People often ask me which of my two careers I prefer. Hide and Seek (published this month) is my sixth novel, yet I am still relatively new to publishing, having made my debut in May 2014. My TV CV is rather longer, starting with Eastenders and Monarch of the Glen before moving on to crime drama. I have written original pieces and contributed to popular series like Silent Witness and enjoyed all my experiences in different ways.

So which one is the the more enjoyable? Of late, my answer has been swift and instinctive – novel writing. Perhaps we are always smitten by our latest love, yet it’s unquestionably true that the creative freedom, reader interaction and the obvious passion of everyone involved in publishing is hugely appealing to a writer.

In TV, you have to spell out the ins and outs of your story in some detail before you are allowed anywhere near a script. Contrast this with my fourth Helen Grace novel, Liar Liar, which my editor was happy to let me write, despite knowing only that the book was “about fire”. There are also no production constraints in a novel – blowing up a skyscraper in prose costs no more than a conversation over a cup of tea – which is extremely liberating. I remember that when I worked at Eastenders, our storytelling was further hampered by the actor’s schedules. Their time was carefully managed to avoid burnout and the studios efficiently run, so on any given day the actors were either “studio only” (interior scenes only) or “lot only” (exterior scenes only). Which left you in a spot if you needed two characters on different rotas to have a full on confrontation. Could they shout at each other through a window perhaps?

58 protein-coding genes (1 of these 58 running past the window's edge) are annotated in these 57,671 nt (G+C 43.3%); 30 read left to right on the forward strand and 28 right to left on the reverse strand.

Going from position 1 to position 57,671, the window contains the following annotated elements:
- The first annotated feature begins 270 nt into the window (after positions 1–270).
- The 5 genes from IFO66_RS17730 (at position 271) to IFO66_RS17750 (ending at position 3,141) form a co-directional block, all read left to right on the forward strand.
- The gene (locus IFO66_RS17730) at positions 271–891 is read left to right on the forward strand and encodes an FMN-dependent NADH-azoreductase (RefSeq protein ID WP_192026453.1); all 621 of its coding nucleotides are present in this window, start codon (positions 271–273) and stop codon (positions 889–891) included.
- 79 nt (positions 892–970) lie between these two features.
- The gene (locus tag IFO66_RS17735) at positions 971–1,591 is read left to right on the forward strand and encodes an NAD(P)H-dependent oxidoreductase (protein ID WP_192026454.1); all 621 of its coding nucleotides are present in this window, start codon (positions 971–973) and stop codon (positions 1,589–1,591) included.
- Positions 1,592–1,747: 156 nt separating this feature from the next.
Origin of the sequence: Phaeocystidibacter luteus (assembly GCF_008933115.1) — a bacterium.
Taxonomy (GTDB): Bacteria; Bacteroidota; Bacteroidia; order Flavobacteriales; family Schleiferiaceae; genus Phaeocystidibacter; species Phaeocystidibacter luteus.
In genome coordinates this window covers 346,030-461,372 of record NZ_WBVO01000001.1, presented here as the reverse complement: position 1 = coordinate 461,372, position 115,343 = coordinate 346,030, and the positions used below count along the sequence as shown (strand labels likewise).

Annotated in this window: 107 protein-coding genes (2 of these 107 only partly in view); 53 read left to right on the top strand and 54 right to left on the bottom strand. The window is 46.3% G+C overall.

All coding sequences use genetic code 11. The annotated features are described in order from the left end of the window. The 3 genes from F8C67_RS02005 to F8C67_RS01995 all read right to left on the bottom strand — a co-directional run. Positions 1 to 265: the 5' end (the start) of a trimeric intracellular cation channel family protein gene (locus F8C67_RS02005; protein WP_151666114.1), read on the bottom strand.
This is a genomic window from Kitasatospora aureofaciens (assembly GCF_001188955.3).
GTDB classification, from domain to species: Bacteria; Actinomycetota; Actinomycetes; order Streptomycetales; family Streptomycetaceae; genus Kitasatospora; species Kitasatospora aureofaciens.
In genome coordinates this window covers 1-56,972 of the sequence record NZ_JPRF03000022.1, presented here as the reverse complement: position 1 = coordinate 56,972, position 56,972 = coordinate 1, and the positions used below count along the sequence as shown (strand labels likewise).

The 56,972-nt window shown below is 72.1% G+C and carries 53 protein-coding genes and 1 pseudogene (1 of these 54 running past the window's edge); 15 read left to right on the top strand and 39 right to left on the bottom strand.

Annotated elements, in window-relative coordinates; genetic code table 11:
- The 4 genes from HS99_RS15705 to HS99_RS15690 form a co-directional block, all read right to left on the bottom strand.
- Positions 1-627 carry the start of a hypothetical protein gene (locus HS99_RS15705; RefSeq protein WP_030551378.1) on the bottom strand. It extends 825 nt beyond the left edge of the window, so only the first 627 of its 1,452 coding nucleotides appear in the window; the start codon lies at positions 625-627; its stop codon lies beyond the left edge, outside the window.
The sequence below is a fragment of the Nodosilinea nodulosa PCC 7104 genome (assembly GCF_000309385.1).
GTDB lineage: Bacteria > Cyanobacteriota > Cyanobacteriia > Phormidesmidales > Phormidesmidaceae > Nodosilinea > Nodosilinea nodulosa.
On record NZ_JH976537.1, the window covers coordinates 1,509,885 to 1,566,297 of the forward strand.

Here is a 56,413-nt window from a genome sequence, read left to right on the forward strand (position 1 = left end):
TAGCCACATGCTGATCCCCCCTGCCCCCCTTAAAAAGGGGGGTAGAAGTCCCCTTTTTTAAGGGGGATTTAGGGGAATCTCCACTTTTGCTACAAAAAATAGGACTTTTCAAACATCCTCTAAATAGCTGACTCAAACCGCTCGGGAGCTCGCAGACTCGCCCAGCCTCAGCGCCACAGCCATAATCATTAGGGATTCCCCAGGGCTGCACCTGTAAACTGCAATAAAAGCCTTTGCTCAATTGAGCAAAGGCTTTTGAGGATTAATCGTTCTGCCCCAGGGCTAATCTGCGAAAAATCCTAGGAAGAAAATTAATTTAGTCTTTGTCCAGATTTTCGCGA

As a novelist, your interaction with the public is also far greater. This is partly due to Twitter (instant fan mail and author response) but mostly due to the brilliant festivals, signings and events laid on by the industry throughout the year. There is nothing more thrilling for a writer than seeing a reader’s enthusiasm for their work. It is more than just encouraging, it is life-affirming. There is little or none of this in TV, where to my mind the audience are treated rather more cynically and the writers are far more dispensable.

And yet…there is still something about the small screen. We are currently half way through shooting Innocent, a four-part thriller I’ve written with my producing partner Chris Lang for ITV and it’s been a blast. Screen writing is sociable and collaborative and is capable of producing magical moments that novels simply can’t. Innocent is my first original piece for TV and I remember one moment from our pre-shoot preparation very clearly. It happened at the read through, when the whole cast come together (under the beady eyes of the ITV Execs) to rehearse the scripts. The day was long and tiring, but I’d written the final episode and was determined to hang in there. I’m glad I did. When the script climaxed with a one-on-one confrontation between our wronged hero and his wife’s killer, the entire room went silent. You could hear a pin drop as the killer gripped all present with words I had written. It was a mini-epiphany for me, a moment I’ll never forget.

Which is why I’m going to persevere with both careers, for the time being…

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